Wednesday, 22 July 2009

Contingency, irony, misery

Found an interesting new blog: University Diaries by Margaret Soltan, a Professor of English in the US. She's come across an interview with the late philosopher Richard Rorty which comes across like 'a satire on a psychoanalytic session'. He turns the volume on miserabilist agonising up to Woody Allen levels. (She feels suitably guilty about almost laughing, which I do too, of course.)

I was surprised: I'd always assumed Rorty had a sunny disposition. On the cover photo of probably his best known work 'Contingency, Irony and Solidarity' he's shown relaxing in a sunlit, blooming garden - an American arcadia in pastels (above). It felt Californian in spirit, even if that may not have been its location in strictly geographical terms.

For me, this situation explained a lot about the book, in which he suggests that in a world of post-modern, relativistic morality one way to create a basis for solidarity is through literature. The claim is that it provokes a universal feeling of empathy with those suffering cruelty and is thereby productive of an all-embracing solidarity. In one of those tricksy philosophical tricks, he dodges the question by providing an answer from a different terrain.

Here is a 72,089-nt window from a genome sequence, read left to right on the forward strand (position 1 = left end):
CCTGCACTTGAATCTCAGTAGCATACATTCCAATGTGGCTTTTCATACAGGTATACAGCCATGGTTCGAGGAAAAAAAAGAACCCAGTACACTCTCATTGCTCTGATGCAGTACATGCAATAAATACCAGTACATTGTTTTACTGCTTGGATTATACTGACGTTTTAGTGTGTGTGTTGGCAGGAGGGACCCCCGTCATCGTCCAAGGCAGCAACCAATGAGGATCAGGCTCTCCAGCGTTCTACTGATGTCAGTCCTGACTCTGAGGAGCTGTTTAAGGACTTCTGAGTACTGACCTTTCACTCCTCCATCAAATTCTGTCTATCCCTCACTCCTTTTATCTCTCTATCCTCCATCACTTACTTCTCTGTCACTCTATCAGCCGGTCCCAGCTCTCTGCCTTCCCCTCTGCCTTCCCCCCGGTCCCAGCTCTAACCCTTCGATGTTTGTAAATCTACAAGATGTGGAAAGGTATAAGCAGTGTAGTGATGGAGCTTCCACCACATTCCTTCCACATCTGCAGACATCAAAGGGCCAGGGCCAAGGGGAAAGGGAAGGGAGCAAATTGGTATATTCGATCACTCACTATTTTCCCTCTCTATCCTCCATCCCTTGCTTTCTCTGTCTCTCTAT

Always seemed a questionable thesis, given you had Nazis reading Goethe and Bolsheviks reading Gorky. But I put it down to the optimism you might feel about this sort of thing when sitting in a beautiful garden on one of the untouchable coasts of the US. Makes it all even more puzzling now.

I wonder whether in finding some humour in Rorty's interview I've done something that undermines his thesis?

13 comments:

No Good Boyo said...

I hope Kolakowski has just caught up with Rorty beyond the veil and given him a good kick in the cock.

Gadjo Dilo said...

We have our own miserablist philosophers here in Romania, none more so than the lauded Emil Cioran, who spent much of his life extolling the virtues of suicide but could never quite take the plunge himself.

Gaw said...

It's a terrible weapon, your Polish-accented mordancy, and, I suspect, sufficient to deal with both of them.

Peter Burnet said...

Is there any significant philosopher who is remembered for his or her "sunny disposition"?

Gaw said...